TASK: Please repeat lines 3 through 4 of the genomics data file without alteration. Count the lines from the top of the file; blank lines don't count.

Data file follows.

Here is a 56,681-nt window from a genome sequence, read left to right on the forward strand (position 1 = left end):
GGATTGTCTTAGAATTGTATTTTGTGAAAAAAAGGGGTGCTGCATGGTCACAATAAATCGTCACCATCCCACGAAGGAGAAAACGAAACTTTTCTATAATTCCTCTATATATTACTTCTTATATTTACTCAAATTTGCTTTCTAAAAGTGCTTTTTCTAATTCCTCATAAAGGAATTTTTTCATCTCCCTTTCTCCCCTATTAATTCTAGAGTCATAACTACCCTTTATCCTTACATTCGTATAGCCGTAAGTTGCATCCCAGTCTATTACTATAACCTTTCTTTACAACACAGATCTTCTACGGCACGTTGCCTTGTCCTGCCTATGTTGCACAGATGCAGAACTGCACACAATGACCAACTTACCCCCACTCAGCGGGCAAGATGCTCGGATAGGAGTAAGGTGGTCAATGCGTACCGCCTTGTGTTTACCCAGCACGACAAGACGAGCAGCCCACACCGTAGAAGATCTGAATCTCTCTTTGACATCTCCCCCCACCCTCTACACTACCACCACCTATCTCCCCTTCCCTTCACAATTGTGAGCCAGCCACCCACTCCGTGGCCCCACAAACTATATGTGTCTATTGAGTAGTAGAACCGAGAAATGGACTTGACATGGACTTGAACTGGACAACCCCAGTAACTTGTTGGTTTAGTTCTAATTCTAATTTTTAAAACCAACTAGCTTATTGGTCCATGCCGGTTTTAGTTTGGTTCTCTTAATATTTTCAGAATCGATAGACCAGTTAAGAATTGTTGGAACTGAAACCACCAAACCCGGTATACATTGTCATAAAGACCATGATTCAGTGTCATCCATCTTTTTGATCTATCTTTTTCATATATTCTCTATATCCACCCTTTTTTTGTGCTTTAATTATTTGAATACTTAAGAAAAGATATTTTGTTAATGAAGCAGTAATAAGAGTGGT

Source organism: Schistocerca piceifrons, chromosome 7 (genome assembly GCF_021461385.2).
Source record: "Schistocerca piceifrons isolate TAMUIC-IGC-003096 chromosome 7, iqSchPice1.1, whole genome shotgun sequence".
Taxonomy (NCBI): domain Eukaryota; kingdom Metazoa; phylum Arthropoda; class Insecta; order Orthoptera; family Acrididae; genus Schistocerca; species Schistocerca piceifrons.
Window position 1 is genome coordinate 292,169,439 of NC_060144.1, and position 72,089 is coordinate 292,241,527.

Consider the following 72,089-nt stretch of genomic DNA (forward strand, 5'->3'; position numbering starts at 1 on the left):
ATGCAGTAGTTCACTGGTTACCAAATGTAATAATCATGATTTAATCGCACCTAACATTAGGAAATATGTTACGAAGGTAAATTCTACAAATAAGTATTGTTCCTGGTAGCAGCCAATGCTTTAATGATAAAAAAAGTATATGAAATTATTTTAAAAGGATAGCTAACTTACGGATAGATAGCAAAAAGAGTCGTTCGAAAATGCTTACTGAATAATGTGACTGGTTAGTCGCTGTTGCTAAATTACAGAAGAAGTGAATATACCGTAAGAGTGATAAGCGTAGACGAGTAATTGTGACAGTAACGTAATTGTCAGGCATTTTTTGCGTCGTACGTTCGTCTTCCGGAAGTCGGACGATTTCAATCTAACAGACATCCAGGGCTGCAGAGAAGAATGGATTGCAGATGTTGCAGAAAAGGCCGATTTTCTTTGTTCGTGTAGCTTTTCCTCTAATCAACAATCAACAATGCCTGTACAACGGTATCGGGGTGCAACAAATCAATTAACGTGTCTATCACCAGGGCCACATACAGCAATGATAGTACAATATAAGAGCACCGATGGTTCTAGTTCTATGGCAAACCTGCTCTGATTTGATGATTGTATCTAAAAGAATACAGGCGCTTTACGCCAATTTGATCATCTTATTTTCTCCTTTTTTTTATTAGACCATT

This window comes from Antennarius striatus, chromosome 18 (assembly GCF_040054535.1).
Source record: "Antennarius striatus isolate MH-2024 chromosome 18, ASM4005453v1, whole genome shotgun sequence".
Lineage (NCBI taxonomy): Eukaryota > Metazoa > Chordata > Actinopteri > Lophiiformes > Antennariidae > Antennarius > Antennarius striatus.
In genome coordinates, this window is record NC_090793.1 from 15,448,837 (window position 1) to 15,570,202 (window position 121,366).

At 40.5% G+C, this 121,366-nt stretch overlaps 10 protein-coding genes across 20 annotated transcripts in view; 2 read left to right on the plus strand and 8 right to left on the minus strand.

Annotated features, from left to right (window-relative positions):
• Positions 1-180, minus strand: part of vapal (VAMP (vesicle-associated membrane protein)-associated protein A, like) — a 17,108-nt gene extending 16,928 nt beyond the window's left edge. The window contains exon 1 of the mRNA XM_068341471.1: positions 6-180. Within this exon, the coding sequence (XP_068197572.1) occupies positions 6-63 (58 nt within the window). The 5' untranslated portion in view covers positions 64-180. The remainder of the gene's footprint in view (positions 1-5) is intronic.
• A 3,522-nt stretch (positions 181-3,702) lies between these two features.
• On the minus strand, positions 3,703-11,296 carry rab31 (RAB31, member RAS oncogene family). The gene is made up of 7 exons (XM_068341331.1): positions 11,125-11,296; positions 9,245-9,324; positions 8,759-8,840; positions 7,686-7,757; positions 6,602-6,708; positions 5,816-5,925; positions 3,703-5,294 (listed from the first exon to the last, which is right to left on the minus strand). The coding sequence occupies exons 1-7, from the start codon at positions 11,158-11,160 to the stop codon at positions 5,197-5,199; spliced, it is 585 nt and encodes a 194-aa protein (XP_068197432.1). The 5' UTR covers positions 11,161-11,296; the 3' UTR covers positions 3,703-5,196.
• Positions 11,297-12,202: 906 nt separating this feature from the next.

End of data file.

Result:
Source organism: Schistocerca piceifrons, chromosome 7 (genome assembly GCF_021461385.2).
Source record: "Schistocerca piceifrons isolate TAMUIC-IGC-003096 chromosome 7, iqSchPice1.1, whole genome shotgun sequence".